December 28, 2014 by Mike
I was struck by the inspiring story in the Guardian newspaper about Richard Spencer, just down the road really at Middlesbrough College. Richard has attracted international attention for his innovative approach, both to his own teaching and to training others to teach. His quirky style not only grabs students’ attention, it also imparts knowledge.
Among the techniques Richard uses, ballroom dancing routines must figure quite highly in any list of unusual approaches to biology teaching! He can bring to life the intricacies of cell division, for instance, with a quick demonstration of his “mitosis” mamba, whilst staging a mock employment tribunal to provoke debate among students over the ethical dilemmas surrounding genetic disorders is a technique I am sure many b-schools could also learn from. Personally, I like the idea of studying teeth by composing a song (with the excruciating title All About Chew), though rest assured students in Durham that I’ve no intentions of following in Richard’s footsteps – my singing is a weapon I wouldn’t inflict on anyone!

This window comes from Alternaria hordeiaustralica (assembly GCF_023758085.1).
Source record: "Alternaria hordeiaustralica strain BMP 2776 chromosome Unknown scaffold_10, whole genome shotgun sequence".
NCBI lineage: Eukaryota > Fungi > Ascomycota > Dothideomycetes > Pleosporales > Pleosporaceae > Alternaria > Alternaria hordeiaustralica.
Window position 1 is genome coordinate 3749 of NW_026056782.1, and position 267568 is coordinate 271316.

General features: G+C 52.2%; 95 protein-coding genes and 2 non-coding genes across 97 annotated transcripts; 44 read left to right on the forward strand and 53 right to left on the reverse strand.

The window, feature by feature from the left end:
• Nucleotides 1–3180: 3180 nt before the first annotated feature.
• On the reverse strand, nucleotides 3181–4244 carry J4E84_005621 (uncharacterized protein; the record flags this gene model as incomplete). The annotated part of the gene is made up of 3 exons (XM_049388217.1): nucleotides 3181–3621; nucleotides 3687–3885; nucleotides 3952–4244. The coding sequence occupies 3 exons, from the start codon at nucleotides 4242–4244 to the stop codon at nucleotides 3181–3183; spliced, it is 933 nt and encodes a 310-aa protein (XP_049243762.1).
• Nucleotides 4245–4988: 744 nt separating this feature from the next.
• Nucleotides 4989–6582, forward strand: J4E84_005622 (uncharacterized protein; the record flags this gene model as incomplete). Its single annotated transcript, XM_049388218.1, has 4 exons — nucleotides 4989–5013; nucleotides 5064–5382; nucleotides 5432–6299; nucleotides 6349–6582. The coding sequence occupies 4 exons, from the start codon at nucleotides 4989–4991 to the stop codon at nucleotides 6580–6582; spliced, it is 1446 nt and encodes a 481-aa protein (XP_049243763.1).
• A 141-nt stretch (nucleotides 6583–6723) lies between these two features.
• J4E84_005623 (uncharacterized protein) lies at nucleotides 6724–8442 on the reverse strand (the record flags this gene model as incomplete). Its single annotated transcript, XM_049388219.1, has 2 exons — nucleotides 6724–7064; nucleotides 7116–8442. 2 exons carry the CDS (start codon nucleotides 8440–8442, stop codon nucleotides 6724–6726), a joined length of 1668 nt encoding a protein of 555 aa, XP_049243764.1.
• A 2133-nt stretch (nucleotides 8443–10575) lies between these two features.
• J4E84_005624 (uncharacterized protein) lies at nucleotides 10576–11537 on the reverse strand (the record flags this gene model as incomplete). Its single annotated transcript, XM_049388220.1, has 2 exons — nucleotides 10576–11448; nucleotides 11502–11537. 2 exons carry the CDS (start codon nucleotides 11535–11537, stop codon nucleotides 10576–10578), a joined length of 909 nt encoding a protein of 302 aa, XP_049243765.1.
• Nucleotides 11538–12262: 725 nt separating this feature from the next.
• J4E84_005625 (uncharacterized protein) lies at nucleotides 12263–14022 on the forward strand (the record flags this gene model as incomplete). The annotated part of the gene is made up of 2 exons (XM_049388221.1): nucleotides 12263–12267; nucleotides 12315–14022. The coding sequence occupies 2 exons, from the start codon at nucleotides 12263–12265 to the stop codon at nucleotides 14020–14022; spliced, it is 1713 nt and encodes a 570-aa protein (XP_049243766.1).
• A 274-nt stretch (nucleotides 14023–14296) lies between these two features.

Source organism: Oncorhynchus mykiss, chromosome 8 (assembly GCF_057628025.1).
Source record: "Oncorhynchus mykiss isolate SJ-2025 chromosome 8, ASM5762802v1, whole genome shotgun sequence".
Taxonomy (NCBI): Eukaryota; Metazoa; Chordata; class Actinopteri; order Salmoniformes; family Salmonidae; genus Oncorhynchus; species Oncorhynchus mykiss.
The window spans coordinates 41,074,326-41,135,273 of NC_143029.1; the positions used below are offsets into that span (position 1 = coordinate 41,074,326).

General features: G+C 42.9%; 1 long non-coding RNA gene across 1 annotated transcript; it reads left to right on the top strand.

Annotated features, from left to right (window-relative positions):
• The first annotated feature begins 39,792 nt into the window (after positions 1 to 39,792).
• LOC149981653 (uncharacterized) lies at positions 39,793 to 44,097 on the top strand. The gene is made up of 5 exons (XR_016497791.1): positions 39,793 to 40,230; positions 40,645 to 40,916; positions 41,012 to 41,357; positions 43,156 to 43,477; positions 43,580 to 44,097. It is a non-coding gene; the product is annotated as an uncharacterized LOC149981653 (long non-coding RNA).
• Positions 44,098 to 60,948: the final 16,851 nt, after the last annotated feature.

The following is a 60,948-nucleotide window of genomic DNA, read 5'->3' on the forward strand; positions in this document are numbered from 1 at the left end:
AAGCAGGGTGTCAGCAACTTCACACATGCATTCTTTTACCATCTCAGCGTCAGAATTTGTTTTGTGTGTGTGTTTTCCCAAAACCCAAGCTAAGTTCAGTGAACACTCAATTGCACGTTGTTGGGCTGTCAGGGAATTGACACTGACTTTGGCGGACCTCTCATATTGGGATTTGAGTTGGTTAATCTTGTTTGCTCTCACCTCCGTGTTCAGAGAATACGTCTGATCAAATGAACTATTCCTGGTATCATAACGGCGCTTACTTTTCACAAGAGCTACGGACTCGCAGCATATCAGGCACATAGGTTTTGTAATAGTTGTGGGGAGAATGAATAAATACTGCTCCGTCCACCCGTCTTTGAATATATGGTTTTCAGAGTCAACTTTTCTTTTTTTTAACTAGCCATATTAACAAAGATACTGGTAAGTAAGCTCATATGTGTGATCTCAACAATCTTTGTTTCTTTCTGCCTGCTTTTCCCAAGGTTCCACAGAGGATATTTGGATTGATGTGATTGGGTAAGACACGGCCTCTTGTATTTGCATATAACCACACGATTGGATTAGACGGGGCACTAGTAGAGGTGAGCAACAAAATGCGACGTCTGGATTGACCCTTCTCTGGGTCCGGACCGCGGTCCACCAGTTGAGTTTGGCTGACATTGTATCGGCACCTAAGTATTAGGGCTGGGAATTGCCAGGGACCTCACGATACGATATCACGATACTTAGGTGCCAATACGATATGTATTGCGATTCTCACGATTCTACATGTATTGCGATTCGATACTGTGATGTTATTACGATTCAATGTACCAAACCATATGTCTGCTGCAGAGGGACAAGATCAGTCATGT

The most important lesson in Richard’s story, however, is his insightful observation that truly great teaching can only happen if we push ourselves beyond our normal comfort zones. If we do what we’ve always done simply because “it works”, we will never develop as teachers and, more significantly perhaps, we will prove ill-prepared for the time when the tried-and-trusted lesson we’ve used for years no longer works. It’s about trying something new on a regular basis and just accepting the fact that sometimes we will make mistakes.